As we ventured further from Amangani's warm enfold, the outside temperature read -17 degrees Fahrenheit. Steam rose from the Snake River. “That is not a warm river,” said Whiteford. As a child, our guide, Whiteford, had learned to carve ski turns on 465 vertical feet of frozen marble at his local hill in Blandford, Massachusetts. Like so many others before him, he abandoned a promising career on Wall Street for the lure of adventure in the big mountains out west. Soon, with a series of videos, and by dancing with astonishing grace down extreme-consequence lines, he had earned a level of respect not lightly granted among serious skiers - skiers who visited Amangani for the adventure it promised and to take on pilgrimages like ours.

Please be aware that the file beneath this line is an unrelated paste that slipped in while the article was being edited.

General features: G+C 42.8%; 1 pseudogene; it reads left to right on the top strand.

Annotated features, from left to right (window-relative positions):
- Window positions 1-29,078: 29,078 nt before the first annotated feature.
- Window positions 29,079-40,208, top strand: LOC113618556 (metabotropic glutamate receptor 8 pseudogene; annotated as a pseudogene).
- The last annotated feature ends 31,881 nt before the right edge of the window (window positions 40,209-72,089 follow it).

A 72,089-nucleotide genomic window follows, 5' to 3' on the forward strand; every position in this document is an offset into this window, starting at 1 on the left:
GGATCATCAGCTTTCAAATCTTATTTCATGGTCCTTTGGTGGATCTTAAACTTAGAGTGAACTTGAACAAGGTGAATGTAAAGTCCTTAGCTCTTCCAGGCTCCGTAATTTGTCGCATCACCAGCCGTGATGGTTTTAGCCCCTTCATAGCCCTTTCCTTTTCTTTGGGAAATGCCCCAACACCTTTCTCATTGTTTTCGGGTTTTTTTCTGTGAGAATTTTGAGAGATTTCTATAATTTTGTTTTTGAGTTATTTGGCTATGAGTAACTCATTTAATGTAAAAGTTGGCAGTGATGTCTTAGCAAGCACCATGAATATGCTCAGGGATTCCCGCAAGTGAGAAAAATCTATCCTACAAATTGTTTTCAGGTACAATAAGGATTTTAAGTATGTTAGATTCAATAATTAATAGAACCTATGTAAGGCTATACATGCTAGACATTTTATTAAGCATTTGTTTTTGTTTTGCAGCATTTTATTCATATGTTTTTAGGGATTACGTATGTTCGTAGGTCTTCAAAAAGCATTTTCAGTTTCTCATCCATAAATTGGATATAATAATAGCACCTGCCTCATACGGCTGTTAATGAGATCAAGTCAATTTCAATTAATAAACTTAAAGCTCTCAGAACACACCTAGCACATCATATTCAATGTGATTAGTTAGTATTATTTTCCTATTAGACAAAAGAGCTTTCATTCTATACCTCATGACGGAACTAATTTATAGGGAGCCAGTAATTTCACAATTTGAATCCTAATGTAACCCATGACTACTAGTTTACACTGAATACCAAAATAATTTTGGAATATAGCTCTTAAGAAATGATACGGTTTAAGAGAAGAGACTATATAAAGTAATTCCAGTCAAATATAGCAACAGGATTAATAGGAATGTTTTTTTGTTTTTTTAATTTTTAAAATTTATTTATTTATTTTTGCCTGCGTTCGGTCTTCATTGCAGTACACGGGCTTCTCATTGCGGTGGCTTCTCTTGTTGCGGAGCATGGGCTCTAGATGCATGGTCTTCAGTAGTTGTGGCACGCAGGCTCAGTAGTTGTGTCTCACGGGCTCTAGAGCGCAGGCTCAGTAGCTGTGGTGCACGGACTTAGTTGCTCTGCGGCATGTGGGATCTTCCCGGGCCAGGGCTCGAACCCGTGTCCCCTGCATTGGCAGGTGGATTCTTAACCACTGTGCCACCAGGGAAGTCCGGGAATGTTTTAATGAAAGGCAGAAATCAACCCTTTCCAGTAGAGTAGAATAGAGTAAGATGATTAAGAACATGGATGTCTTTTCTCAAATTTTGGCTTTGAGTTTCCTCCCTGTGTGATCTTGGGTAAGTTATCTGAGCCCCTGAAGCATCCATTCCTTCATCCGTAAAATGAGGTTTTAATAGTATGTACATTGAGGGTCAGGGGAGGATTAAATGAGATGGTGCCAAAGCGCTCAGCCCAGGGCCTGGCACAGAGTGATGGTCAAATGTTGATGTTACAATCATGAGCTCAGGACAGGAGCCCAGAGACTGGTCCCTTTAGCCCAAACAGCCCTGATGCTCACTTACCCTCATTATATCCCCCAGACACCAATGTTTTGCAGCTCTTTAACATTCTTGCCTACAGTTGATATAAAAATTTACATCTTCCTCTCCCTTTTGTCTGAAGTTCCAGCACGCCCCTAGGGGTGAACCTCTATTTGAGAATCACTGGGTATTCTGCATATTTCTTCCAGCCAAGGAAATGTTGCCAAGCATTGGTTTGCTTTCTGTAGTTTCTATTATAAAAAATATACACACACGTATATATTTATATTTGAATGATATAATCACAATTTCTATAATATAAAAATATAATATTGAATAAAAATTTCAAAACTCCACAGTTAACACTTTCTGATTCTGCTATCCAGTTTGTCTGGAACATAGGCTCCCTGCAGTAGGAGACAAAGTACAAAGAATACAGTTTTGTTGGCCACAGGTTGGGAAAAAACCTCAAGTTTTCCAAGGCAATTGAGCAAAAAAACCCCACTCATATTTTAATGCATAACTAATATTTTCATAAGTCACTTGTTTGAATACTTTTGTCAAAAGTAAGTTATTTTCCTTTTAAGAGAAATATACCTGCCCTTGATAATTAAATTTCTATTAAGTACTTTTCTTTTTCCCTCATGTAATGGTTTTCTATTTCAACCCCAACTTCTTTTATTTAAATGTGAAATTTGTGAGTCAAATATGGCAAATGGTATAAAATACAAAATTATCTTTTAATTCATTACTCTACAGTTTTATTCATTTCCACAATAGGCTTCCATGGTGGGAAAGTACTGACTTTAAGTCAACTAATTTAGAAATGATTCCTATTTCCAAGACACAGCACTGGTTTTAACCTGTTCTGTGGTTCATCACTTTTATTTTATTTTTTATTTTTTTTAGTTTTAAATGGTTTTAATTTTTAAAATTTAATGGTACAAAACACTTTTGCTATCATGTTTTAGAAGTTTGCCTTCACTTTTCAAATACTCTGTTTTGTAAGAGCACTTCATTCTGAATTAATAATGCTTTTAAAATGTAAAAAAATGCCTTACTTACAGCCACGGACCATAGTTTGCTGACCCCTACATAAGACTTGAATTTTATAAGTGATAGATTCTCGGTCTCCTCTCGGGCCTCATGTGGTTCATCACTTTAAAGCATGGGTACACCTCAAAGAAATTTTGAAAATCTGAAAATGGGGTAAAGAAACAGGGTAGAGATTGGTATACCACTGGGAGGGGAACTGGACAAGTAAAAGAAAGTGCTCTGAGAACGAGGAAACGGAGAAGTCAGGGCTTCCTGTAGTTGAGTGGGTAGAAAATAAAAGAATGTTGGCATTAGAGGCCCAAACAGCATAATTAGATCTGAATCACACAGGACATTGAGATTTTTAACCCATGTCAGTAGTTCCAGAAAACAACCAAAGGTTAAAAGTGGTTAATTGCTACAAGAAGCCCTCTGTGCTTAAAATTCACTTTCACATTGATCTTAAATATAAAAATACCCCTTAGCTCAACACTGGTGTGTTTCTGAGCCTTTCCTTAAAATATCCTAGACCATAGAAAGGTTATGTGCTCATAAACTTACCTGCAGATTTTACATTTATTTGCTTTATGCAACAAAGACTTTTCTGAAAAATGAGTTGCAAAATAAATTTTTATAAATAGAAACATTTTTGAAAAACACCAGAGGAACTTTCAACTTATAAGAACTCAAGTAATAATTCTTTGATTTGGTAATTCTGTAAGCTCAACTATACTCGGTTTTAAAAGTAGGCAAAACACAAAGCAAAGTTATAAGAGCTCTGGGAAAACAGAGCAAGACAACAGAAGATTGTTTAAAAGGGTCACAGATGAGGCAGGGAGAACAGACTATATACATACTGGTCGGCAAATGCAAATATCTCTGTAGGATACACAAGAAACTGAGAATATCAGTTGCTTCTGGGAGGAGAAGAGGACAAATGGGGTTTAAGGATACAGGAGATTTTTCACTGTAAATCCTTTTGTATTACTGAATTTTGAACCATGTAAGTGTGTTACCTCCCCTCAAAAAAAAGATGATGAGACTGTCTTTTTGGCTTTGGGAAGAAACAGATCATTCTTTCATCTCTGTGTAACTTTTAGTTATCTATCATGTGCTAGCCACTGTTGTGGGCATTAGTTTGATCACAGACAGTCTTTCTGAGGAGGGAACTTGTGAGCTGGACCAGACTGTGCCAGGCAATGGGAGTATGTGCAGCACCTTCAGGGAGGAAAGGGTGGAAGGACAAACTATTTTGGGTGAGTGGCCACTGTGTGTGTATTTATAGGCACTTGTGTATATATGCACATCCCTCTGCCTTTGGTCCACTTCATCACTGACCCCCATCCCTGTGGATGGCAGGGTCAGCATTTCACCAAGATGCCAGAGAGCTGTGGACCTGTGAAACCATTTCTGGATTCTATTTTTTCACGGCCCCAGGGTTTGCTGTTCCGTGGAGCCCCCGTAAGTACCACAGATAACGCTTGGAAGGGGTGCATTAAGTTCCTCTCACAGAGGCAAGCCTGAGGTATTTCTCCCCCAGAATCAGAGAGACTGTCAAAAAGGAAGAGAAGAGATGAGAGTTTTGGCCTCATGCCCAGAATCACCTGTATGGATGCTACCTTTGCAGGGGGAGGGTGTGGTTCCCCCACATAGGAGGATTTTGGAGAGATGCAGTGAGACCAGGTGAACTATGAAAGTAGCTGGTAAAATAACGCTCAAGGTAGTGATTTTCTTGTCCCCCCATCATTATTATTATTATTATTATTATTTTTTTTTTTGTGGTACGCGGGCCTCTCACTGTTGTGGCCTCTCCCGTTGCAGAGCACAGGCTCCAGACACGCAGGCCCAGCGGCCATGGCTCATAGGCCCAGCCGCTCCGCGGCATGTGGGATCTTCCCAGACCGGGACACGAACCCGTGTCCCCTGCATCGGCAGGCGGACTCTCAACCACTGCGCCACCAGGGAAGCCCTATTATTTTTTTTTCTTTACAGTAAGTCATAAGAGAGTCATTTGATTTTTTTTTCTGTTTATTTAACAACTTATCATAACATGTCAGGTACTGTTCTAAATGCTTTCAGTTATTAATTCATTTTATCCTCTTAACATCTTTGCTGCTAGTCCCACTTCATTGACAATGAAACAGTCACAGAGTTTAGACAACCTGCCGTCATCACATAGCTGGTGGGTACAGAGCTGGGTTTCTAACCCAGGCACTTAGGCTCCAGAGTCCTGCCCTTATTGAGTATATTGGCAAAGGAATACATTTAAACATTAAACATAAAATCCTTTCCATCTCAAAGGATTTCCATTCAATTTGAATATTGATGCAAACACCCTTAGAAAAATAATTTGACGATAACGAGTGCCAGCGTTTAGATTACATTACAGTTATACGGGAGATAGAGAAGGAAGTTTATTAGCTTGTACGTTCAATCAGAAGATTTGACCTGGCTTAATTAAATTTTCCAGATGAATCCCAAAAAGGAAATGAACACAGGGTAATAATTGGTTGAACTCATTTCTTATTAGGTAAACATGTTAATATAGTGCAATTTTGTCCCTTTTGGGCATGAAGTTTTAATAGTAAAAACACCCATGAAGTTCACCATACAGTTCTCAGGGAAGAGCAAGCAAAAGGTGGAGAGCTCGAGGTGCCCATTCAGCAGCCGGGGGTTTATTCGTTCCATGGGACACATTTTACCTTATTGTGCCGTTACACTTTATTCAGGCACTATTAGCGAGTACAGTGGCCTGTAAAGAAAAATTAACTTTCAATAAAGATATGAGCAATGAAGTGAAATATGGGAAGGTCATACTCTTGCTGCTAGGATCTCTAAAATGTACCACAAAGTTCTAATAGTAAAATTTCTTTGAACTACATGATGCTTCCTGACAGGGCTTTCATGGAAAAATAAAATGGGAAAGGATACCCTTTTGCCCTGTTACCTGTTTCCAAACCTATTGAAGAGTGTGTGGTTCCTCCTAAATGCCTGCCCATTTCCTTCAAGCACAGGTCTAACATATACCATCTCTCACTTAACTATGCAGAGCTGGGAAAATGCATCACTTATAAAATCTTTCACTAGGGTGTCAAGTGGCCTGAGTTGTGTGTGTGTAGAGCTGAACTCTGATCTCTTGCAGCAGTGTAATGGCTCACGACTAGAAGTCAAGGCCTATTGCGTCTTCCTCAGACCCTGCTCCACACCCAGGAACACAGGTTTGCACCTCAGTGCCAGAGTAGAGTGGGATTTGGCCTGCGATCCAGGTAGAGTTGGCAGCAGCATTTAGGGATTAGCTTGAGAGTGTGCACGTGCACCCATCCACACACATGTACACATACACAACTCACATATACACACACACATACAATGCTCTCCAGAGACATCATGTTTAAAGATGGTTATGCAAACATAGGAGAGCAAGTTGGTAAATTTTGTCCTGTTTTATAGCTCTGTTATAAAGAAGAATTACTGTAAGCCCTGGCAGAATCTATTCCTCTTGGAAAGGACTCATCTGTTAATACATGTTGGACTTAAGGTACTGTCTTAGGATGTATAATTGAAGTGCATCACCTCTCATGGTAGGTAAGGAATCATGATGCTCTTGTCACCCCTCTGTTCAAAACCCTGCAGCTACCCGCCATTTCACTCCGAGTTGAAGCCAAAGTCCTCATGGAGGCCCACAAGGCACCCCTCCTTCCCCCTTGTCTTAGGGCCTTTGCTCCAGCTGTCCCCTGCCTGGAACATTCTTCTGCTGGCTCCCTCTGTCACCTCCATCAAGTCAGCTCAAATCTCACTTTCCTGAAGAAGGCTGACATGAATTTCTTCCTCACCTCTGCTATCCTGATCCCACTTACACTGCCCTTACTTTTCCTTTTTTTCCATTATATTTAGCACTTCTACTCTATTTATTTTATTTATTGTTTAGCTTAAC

The Greater Yellowstone Ecosystem, as it’s known, comprises some 22 million acres of wild landscape, an area more than twice the size of Switzerland. It is one of the largest temperate-zone ecosystems on earth. At its core are Yellowstone and Grand Teton National Parks, buffered somewhat imperfectly from the insatiable appetites of humankind by five national forests, three national wildlife refuges, and a patchwork of other federal, state, and tribal lands. “This place is more ecologically intact today,” Andrew explained, “than at any time in the last 200 years.”